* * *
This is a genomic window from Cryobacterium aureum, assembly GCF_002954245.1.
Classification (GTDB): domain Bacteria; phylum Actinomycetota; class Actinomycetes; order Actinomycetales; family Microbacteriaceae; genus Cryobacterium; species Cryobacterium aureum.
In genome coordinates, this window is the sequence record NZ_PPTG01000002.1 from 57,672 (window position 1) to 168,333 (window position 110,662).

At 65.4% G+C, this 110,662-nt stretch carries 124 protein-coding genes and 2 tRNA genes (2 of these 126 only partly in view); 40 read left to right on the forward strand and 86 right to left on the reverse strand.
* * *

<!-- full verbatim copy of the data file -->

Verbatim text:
This is a genomic window from Cryobacterium aureum, assembly GCF_002954245.1.
Classification (GTDB): domain Bacteria; phylum Actinomycetota; class Actinomycetes; order Actinomycetales; family Microbacteriaceae; genus Cryobacterium; species Cryobacterium aureum.
In genome coordinates, this window is the sequence record NZ_PPTG01000002.1 from 57,672 (window position 1) to 168,333 (window position 110,662).

At 65.4% G+C, this 110,662-nt stretch carries 124 protein-coding genes and 2 tRNA genes (2 of these 126 only partly in view); 40 read left to right on the forward strand and 86 right to left on the reverse strand.